Shouting "Save our jobs" and "Save our kids," more than 500 residents, youth advocates and union members streamed into a public meeting Wednesday evening to call for Baltimore's top officials to reverse deep cuts to parks and recreation and preserve the jobs of city workers.
The impassioned crowd pleaded with leaders to halt plans to close more than half the city's rec centers and swimming and wading pools and to fully fund the recreation and parks department, which was eviscerated in a preliminary budget scenario proposed by Mayor Stephanie C. Rawlings-Blake's administration.
"We're not going to shut up. We're not going to sit down. We're not going to stop making noise until every one of our children has a safe place to play this summer," said Bishop Douglas Miles, co-chair of the BUILD interfaith coalition, which led a rally in front of the War Memorial Building.
The meeting provided a first chance for residents to publicly air their grievances about the grim spending plan, which seeks to close a $121 million gap in the $2.2 billion budget by slashing city services and laying off more than 600 city employees, including 120 police officers and 90 firefighters. Seven fire companies would be shuttered and several police units, including the helicopter and mounted police, would be disbanded.
The preliminary budget is expected to help Rawlings-Blake rally support for a $50 million package of taxes and fees that she will present at Monday's City Council meeting.
Critics charged that the budget -- which includes deep cuts to programs that benefit youth and seniors -- neglects the city's most vulnerable residents.
NAACP president Marvin "Doc" Cheatham asked how future generations would judge city leaders for cutting recreation programs in a city plagued by violent crime and drugs and soaring rates of youth obesity.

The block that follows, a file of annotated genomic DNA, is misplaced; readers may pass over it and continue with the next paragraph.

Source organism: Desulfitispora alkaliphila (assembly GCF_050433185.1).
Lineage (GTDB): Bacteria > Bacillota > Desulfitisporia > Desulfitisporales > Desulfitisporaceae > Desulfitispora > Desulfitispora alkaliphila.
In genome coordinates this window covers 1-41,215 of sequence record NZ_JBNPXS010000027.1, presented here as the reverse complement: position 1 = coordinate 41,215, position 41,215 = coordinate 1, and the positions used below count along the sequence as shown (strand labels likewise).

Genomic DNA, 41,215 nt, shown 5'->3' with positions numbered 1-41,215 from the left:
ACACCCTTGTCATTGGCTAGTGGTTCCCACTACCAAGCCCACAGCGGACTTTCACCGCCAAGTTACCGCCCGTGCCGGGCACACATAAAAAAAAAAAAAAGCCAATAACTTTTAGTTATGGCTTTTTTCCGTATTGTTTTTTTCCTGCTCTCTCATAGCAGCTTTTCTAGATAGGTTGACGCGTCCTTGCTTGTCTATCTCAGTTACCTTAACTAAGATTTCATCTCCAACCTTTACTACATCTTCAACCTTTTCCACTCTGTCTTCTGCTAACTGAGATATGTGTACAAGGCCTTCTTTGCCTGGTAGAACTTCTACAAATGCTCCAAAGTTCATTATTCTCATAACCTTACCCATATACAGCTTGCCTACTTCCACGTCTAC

"Mayor and City Council, you are about to fail morally on all tests," Cheatham said.
The recreation and parks department is hit particularly hard in the budget, losing nearly a third of its $31 million general funds. Advocates implored city leaders to keep the rec centers and pools open and to restore funding for park maintenance.
"It is not OK to cut the maintenance of our parks from the current bare bones, inadequate level of 12 people per park to a ridiculous five people," said Carolyn Wainwright, president of the parks department's advisory board.
Members of city unions packed the hall, some waving signs depicting city finance director Edward Gallagher and deputy mayor Christopher Thomaskutty -- two of the budget's chief architects -- that noted their salaries were each equal to those of four of the average union member.
"We're not going to allow the city to balance the budget on the backs of the working men and women we represent," said AFSCME president Glennard Middleton.
Rawlings-Blake, who arrived at the meeting an hour late due to what a spokesman described as a "private meeting that went long," addressed the crowd, saying she hoped some of the cuts could be reversed through new taxes and fees.
"Just like a family can't spend money that's not in that pay check, the city can't spend money it doesn't have," she said.
Several dozen people protested one of Rawlings-Blake's proposed fees -- a four cent tax on beverage containers.
Rob Santoni, CEO of Santoni's supermarket, said a similar tax imposed in the early 1990s cost him hundreds of thousands of dollars by pushing customers to the surrounding counties.
"It's bad for the city to look to businesses to bail them out of their problems," he said. "They don't bail us out of ours."
Baltimore Sun reporter Robbie Whelan contributed to this article.